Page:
IAEA: Iran Turns its Enriched Uranium Into Less Harmful Formi
X
July 22, 2014 10:26 AM
Iran has converted its stockpiles of enriched uranium into a less dangerous form that is more difficult to use for nuclear weapons, according to the United Nations’ Atomic Energy Agency. The move complies with an interim deal reached with Western powers on Iran's nuclear program last year, in exchange for easing of sanctions. Henry Ridgwell reports for VOA from London.
Video

Video IAEA: Iran Turns its Enriched Uranium Into Less Harmful Form

Iran has converted its stockpiles of enriched uranium into a less dangerous form that is more difficult to use for nuclear weapons, according to the United Nations’ Atomic Energy Agency. The move complies with an interim deal reached with Western powers on Iran's nuclear program last year, in exchange for easing of sanctions. Henry Ridgwell reports for VOA from London.
Video

Video Relic of Saint Draws Catholics Worried About Immigration Issue

A Roman Catholic saint who is a figure of devotion for those crossing the border into the United States is attracting believers concerned about the plight of undocumented immigrants. Mike O'Sullivan reports from Los Angeles, where a relic of Saint Toribio has drawn thousands to local churches.
Video

Video Ukraine Rebels Surrender MH17 Black Boxes

After days of negotiations, a senior separatist leader handed over two black boxes from an airliner downed over eastern Ukraine to Malaysian experts early Tuesday. While on Monday, the U.N. Security Council unanimously demanded that armed groups controlling the crash site allow safe and unrestricted access to the wreckage.
Video

Video In Cambodia, HIV Diagnosis Brings Deadly Shame

Although HIV/AIDS is now a treatable condition, a positive diagnosis is still a life altering experience. In Cambodia, people living with HIV are often disowned by friends, family and the community. This humiliation can be unbearable. We bring you one Cambodian woman’s struggle to overcome a life tragedy and her own HIV positive diagnosis.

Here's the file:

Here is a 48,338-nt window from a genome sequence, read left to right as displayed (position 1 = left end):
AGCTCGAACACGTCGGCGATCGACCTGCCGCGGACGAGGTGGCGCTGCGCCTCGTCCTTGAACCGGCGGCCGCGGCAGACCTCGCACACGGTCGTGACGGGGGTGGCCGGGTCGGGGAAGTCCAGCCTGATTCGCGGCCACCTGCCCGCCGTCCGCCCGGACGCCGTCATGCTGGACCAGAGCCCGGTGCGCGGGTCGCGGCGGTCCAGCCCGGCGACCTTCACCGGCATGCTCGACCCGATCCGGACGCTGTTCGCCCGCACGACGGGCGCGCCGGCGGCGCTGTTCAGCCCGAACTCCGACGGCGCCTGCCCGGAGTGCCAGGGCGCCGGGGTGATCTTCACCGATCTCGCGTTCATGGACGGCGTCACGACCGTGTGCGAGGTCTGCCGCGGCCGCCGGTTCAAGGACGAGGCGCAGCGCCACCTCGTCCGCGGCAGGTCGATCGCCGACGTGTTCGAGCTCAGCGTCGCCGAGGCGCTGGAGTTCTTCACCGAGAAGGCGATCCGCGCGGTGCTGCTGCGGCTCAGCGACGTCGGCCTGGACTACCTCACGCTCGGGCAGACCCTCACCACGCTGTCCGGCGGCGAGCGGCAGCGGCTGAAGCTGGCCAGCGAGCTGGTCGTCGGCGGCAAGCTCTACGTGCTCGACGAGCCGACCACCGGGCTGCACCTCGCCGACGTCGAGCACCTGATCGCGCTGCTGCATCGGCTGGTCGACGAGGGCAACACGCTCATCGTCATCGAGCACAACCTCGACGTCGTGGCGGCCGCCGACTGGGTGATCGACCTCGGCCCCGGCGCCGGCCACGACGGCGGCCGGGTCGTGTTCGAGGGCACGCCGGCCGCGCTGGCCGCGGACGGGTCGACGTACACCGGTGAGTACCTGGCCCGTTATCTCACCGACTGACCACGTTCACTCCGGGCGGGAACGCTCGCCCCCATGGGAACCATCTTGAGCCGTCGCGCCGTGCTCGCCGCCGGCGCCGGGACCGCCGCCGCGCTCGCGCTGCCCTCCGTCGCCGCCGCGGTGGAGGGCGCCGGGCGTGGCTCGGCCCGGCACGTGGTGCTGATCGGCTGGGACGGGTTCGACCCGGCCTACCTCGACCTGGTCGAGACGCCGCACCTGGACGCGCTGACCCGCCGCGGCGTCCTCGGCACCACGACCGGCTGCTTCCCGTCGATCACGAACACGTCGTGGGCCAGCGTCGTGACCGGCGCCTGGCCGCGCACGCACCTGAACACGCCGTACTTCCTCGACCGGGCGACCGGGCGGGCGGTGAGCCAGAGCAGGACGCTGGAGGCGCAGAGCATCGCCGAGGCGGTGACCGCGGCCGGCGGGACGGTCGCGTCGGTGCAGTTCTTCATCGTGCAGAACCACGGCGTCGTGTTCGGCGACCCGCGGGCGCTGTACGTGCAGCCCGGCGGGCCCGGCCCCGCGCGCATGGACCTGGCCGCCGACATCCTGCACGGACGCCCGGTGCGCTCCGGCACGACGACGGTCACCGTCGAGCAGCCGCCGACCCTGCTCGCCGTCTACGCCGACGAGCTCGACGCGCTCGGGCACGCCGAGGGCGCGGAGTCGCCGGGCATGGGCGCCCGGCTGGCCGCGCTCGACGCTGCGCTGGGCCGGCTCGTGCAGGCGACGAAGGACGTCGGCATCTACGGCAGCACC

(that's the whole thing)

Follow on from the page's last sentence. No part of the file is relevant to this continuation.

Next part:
Video

Video Nature of Space Exploration Enters New Age

Forty-five years ago this month, the first humans walked on the moon. It was during an era of the space race between the United States and the Soviet Union. World politics have changed since then and -- as Elizabeth Lee reports -- so has the nature of space exploration.
Video

Video Chicago’s Argonne Lab Developing Battery of the Future

In 2012, the U.S. Department of Energy’s Office of Science awarded a $120 million grant to a new technology center focused on battery development - headquartered at Argonne National Laboratory in suburban Chicago, Illinois. As VOA’s Kane Farabaugh reports, there scientists are making the next technological breakthroughs in energy storage.
Video

Video In NW Pakistan, Army Offensive Causes Massive Number of Displaced

Pakistan’s army offensive in North Waziristan has resulted in the large-scale displacement of the local population. VOA's Ayaz Gul reports from northwest Pakistan where authorities say around 80 percent of the estimated 1 million internally displaced persons [IDPs] have settled in Bannu district, while much of the remaining 20 percent are scattered in nearby cities.
Video

Video Kurdish Peshmerga Force Secures Kirkuk, Its Oil

The Kurdistan regional government has sent its Peshmerga troops into the adjacent province of Kirkuk to drive out insurgents, and to secure the area's rich oil fields. By doing this, the regional government has added a fourth province to the three it officially controls. The oil also provides revenue that could make an independent Kurdistan economically strong. VOA’s Jeffrey Young went out with the Peshmerga and filed this report.
Video

Video Malaysia Reeling: Second Air Disaster in Four Months

Malaysia is reeling from the second air disaster in four months involving the country’s flag carrier. Flight 340 vanished in March and despite an extensive search, no debris has been found. And on Thursday, Flight 17, likely hit by a surface-to-air missile, came apart over eastern Ukraine. The two incidents together have left more than 500 people dead. VOA Correspondent Steve Herman reports from Kuala Lumpur.

AppleAndroid